Maia Weinstock, Author of “Carbon Queen: The Remarkable Life of Nanoscience Pioneer Mildred Dresselhaus,” to Speak at 243rd ECS Meeting Nanocarbons Reception


Maia Weinstock

Maia Weinstock

The ECS Nanocarbons Division is extremely proud to have a special guest speaker at their upcoming Nanocarbons Reception, on Wednesday, May 31, from 1830-2030h ET in Back Bay Ballroom D of the Sheraton Boston Hotel during the 243rd ECS Meeting. Renowned science writer and editor Maia Weinstock will discuss her recent biography of Mildred Dresselhaus, Carbon Queen: The Remarkable Life of Nanoscience Pioneer Mildred Dresselhaus.

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Dr. Weinstock answers questions from ECS in anticipation of the reception.

How did you come to admire Mildred Dresselhaus?

“I first heard about Millie when I was a science reporter and fact-checker at Discover magazine. In 2002, the editors selected 50 women they decided were the top women in science at that time. My job was to make sure the information we planned to publish about each was correct. So, I either called or emailed Millie at that time, though I don’t remember anything about our exchange. I really got to know more about her when I joined the MIT News Office as an editor in 2014. I heard her name mentioned rather often, and, of course, we published articles summarizing her work anytime she had a new paper—and she never slowed down on that front. But I really got to know her only after her passing in 2017, when a colleague at the MIT Press asked if I would have interest in writing a book about a woman in science. Millie’s name was one of a handful floated, and I instantly gravitated towards her. I decided I wanted to get to know the inside story of Millie’s contributions to science and engineering as well as how she did all that she did, in science, in the policy arena, in helping to improve the diversity of the STEM professions. So, that’s how the book originated.”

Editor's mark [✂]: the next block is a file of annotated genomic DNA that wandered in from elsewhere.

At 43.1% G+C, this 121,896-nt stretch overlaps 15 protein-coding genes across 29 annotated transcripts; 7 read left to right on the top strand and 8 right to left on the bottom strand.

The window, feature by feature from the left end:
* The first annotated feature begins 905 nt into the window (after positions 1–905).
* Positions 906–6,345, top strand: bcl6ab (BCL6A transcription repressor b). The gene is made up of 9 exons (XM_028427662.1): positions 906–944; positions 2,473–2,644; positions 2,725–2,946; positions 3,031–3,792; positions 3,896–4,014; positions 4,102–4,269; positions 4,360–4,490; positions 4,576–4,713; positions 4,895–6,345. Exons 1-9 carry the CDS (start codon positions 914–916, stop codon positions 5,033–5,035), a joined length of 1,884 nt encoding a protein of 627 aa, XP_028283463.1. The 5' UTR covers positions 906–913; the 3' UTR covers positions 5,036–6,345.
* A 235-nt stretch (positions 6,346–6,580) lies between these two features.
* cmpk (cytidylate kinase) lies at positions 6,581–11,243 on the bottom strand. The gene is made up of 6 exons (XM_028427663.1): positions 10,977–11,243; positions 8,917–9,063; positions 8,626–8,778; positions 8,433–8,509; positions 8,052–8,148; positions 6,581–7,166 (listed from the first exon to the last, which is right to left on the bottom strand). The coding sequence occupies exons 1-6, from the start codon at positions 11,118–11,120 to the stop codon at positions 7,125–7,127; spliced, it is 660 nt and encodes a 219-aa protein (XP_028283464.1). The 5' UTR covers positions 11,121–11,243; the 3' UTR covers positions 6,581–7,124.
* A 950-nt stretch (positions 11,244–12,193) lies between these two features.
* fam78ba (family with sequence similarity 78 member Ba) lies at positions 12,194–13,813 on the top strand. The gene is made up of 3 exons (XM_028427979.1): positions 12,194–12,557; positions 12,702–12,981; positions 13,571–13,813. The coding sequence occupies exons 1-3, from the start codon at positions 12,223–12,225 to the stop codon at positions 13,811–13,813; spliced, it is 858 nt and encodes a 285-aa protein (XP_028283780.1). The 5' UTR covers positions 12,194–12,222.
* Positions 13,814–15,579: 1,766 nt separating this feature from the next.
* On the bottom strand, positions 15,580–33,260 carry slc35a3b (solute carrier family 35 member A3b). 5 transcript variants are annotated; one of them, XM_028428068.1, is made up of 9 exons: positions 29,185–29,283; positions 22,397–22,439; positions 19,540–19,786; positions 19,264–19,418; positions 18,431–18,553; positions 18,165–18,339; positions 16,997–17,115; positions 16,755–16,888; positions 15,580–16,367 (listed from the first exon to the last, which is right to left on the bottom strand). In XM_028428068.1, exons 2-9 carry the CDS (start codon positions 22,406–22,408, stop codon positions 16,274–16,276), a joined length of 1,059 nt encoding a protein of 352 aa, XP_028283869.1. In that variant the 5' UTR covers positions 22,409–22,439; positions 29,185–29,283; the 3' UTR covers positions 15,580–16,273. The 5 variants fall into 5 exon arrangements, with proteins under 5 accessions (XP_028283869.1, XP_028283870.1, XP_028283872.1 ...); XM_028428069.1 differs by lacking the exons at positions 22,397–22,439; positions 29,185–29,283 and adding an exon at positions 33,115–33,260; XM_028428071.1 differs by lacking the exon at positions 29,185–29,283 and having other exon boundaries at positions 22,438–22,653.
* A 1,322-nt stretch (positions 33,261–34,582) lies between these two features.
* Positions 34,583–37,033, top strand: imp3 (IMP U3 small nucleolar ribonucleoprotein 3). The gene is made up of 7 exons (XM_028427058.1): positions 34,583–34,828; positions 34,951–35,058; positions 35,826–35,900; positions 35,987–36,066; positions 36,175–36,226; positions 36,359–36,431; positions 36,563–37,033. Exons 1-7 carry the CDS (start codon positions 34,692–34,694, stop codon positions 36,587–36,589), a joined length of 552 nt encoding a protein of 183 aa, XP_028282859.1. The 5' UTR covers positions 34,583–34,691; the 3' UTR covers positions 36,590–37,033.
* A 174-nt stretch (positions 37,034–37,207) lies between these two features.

Describe your experiences writing the book

“I was originally thinking I could write Carbon Queen in about a year, but I was completely wrong! Perhaps it could have happened at another time in my life, but it was not to be… Among other things, I had a demanding full-time job and was also just starting to raise a family, which made it hard to find time to squeeze in research and writing—though for a long time, I dedicated every extra vacation day, as well as countless nights and weekends to get the manuscript over the finish line. The start of the COVID-19 pandemic also threw a huge wrench into finishing the book. At that time, I was mostly done but was not finished with the long process of adding citations to the manuscript. From start to finish, it took about four years, plus a year for editing and publishing.”

What has been her impact on women in science, specifically nanocarbons?

“Of course, Millie was my main subject when writing the book, but I tried to infuse her story with mentions of other women in materials science and physics when possible. For example, it was great fun to learn that Millie boarded briefly with Nobel laureate Maria Goeppert Mayer when they were both at the University of Chicago. And while I was only able to mention them in passing, it was interesting to learn about two women associated with nanocarbon Nobel Prizes who are completely unknown to the general public. One is Yuan Liu, who was a grad student and co-author of the paper announcing the discovery of buckyballs, who got very little publicity for it and has faded into history-of-science obscurity. As far as I can tell, she has worked at Oak Ridge National Lab ever since earning her PhD. I would love to speak with her and get her story out there someday, so stay tuned! The other woman is Irina Grigorieva, one of the co-authors on the highly influential 2004 graphene paper in Science that served as a key publication leading to a Nobel for her colleague and husband, Andre Geim. Professor Grigorieva has been a bit more publicly notable—she has her own Wikipedia page, for example—but certainly not with the general public, at least here in the U.S. Of course, in my book, I discuss the hugely important role that Millie’s college professor and mentor Rosalyn Yalow played in her life — she wasn’t in solid state but rather biophysics, yet she went on to win a Nobel in medicine. And Millie’s student Shirley Ann Jackson focused on solid state physics before she moved into government and then academia, retiring last year as the longtime president of the Rensselaer Polytechnic Institute.

Maia Weinstock

Maia Weinstock is Deputy Editorial Director at the Massachusetts’s Institute of Technology. She is a science writer who is also known for her work making custom LEGO minifigures of scientists and engineers. A recurring lecturer at MIT, Weinstock teaches a semester-long course on the history of women in science and engineering.

Consult the 243rd ECS Meeting technical program for more information!

Online Program

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